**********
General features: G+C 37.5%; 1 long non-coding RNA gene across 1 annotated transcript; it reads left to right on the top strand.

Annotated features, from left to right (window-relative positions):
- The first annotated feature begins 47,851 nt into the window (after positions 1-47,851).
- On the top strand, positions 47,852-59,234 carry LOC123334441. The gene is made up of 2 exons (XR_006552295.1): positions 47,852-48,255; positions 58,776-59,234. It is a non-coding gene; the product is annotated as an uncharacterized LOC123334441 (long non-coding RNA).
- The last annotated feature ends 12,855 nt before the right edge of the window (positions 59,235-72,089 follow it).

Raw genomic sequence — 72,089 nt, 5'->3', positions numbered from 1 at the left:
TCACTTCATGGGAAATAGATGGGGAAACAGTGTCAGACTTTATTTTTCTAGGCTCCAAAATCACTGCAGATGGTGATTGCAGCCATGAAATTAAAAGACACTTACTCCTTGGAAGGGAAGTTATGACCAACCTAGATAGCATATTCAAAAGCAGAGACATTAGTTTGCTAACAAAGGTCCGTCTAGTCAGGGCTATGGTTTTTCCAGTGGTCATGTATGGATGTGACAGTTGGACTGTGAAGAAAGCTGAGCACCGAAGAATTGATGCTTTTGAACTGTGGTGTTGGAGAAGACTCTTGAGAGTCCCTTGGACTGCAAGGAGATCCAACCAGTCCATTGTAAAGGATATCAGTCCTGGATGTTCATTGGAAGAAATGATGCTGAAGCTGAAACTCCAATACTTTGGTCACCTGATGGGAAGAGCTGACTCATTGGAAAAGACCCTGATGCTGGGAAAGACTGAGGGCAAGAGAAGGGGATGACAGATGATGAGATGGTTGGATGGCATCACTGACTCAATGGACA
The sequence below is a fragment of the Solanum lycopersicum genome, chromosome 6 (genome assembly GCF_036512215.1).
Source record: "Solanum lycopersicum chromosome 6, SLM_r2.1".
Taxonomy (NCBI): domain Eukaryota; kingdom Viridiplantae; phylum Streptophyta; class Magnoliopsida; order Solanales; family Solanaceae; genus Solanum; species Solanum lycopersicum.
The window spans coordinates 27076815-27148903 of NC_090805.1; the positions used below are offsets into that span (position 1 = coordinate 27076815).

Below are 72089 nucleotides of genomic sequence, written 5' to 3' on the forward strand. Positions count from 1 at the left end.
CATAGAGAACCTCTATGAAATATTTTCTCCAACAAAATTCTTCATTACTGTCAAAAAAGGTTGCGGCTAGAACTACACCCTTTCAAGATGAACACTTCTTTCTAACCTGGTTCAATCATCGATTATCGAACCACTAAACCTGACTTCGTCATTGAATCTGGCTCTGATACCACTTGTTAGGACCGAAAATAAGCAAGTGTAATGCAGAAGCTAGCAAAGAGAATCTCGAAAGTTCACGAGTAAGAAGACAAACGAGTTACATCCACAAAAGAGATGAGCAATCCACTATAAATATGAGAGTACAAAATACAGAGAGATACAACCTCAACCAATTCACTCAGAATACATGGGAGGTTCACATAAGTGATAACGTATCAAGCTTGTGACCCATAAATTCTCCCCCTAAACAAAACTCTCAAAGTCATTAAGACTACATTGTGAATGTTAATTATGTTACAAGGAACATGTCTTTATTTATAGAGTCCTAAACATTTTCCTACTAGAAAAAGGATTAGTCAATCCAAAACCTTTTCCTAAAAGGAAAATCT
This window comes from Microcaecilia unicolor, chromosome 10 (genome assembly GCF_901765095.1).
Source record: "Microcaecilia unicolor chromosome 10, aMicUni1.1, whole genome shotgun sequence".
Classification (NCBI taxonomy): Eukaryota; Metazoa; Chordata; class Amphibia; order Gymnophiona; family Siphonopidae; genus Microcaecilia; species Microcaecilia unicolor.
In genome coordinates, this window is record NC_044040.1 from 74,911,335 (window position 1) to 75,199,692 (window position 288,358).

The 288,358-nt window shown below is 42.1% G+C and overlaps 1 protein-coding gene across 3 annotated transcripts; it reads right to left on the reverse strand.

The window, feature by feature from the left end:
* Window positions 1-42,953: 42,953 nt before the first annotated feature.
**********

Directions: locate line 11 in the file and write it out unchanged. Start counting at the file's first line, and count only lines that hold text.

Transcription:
The window spans coordinates 27076815-27148903 of NC_090805.1; the positions used below are offsets into that span (position 1 = coordinate 27076815).